Photo Credit: Businessmen
We hear a great deal about leadership and the qualities of being a leader. One thing I have personally noticed and practiced is something called command presence. It’s the ability to “own the room” or command the attention of others. The beauty is that it doesn’t matter if you’re tall or short, or big or small. Size is not as important as the ability to command a room — to show confidence and authority.
For training and development, in terms of having a physical leadership presence, there’s a book called Own the Room (Booth, Shames, & Desberg, 2010). Although much of it is about business presentations, it also touches on what the authors call command presence (having an air of authority and physical movement; displaying confidence and authority). They also describe something they call “physical grammar” (akin to using commas, periods, and pauses when speaking). The idea is that you attract attention as you move, and when done purposefully, it can be very effective.
Another thing regarding physical movement (particularly when presenting to an audience) is that it enlarges a speaker’s presence because it allows him/her to control the space rather than being confined by it (like being behind a podium). I have seen very capable professionals fail to “own the room” because they did not understand the importance of having a command presence.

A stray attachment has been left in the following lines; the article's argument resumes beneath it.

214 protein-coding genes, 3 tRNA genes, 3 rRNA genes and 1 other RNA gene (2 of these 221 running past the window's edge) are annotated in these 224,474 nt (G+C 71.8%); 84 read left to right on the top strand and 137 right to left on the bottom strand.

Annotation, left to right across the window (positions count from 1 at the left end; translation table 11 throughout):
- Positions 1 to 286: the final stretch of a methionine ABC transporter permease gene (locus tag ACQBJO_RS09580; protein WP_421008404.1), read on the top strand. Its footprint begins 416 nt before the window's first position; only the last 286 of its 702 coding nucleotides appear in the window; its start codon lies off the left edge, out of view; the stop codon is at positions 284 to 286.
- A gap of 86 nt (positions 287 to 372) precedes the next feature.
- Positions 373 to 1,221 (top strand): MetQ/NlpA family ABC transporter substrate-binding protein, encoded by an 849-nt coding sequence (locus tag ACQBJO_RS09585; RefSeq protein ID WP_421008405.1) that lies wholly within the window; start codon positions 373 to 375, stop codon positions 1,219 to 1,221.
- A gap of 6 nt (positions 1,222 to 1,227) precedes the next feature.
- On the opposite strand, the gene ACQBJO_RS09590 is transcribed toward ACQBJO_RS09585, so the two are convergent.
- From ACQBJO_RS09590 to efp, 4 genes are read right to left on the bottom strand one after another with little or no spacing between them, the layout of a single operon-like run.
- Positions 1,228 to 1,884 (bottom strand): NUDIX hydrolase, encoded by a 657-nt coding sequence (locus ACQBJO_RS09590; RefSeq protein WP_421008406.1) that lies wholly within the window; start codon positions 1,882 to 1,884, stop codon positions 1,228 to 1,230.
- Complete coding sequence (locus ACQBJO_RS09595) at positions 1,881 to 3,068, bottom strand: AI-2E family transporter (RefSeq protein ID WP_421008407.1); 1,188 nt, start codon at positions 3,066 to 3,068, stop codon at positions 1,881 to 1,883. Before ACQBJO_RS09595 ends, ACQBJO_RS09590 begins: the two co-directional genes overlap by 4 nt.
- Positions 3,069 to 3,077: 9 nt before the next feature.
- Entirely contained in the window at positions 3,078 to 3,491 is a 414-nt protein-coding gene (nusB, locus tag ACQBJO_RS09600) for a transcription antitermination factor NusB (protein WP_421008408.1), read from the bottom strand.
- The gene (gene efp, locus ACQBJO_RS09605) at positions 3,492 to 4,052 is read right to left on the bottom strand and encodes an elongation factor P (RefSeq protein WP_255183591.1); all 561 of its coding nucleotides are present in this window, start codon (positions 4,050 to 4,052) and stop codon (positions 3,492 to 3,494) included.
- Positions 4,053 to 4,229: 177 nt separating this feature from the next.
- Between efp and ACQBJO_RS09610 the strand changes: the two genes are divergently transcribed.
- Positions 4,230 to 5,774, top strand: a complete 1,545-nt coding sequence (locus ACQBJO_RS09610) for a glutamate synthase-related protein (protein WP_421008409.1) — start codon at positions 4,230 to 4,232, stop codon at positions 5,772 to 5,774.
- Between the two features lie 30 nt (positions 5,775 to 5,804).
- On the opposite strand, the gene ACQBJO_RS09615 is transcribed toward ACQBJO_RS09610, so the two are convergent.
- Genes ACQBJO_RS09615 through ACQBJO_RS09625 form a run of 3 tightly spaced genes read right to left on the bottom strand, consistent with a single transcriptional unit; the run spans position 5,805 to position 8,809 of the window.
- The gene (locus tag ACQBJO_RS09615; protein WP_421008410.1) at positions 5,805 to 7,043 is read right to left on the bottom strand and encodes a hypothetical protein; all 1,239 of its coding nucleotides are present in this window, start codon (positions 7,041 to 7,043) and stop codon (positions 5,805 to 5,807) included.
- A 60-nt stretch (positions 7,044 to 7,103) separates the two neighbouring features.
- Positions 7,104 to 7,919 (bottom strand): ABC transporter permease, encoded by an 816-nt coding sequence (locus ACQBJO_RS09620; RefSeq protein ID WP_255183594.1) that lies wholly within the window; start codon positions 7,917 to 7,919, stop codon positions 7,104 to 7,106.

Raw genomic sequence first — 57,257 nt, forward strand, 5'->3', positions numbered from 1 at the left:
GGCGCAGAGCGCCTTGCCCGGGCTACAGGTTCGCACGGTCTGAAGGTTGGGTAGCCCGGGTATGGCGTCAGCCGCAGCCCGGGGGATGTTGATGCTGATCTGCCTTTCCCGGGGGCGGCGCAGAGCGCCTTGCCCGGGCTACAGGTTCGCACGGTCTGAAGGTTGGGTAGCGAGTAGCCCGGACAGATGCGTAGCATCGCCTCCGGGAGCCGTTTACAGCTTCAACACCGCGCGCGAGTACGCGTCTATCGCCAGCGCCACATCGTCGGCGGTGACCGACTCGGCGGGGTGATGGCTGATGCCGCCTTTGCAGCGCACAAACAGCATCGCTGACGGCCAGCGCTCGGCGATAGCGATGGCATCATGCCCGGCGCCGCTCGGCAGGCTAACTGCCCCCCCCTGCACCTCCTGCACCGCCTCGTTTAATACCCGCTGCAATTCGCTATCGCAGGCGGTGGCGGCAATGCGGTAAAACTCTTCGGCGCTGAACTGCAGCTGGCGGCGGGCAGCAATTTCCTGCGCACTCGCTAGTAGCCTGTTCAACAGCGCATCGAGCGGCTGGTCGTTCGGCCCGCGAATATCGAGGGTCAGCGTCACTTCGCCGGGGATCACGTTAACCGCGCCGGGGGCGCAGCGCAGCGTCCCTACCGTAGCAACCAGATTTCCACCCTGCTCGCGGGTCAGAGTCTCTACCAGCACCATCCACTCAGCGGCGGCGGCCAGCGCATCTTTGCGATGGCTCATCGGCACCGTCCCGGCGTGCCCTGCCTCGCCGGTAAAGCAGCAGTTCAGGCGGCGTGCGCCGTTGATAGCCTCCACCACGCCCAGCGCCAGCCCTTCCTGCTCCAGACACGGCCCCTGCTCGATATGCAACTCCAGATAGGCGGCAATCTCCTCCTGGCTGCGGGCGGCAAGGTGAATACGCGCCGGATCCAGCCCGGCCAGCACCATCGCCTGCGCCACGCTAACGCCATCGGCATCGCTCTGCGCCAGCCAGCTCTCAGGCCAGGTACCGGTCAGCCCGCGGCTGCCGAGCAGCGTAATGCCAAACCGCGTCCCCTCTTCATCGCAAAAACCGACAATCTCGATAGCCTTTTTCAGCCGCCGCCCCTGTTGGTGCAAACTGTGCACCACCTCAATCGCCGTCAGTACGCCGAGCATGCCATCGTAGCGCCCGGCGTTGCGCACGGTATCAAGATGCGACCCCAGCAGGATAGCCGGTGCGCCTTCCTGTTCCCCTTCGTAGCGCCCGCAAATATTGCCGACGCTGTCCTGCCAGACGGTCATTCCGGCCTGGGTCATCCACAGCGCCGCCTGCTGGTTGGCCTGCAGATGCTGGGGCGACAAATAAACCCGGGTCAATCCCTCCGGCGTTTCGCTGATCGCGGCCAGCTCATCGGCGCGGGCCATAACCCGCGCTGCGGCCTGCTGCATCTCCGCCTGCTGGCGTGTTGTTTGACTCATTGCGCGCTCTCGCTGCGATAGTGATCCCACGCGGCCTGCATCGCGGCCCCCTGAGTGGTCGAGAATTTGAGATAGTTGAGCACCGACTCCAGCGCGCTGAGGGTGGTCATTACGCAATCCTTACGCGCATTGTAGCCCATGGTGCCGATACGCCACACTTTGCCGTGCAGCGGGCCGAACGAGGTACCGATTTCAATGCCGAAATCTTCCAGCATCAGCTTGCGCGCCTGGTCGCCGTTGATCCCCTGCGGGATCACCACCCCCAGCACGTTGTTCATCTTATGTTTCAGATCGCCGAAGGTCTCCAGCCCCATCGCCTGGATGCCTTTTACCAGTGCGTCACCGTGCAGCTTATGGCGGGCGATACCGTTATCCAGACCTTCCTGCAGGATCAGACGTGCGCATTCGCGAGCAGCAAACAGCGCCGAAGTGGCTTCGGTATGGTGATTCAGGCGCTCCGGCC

I have personally experienced the dramatic difference between owning and not owning the room when presenting. When I’m free to move about a room or space, I not only develop my own command presence but I’m also more effective in engaging the audience due to my physical movement (the physical grammar I mentioned earlier). However, when I’m confined to a very tight space/room and my physical movements are limited or restricted, I notice that I often fail to capture the audience’s attention.
For leaders and CEOs who are small in stature, developing a leadership presence is crucial. This excerpt from a 2007 USA Today article illustrates how having a command presence helped one short CEO remain in control:
Maigread Eichten, the 5-foot-4 former CEO of beverage company New Sun Nutrition, recalled a confrontation with a 6-foot, 200-pound-plus senior executive.
“He spoke loudly and in quite colorful language. I couldn’t get a word in between his four-letter words. Imagine his surprise when this small blonde marched up, stared him down, commanded his attention, spoke clearly and loudly and ended with a smile. He was sold and charmed,” Eichten said.
Written By: Steve Nguyen, Ph.D.
Leadership & Talent Development Consultant
Booth, D., Shames, D., & Desberg, P. (2010). Own the room: Business presentations that persuade, engage, and get results. New York: McGraw-Hill.
USA Today – Does height equal power? Some CEOs say yes. Retrieved from http://usatoday30.usatoday.com/money/companies/management/2007-07-17-ceo-dominant-behavior_N.htm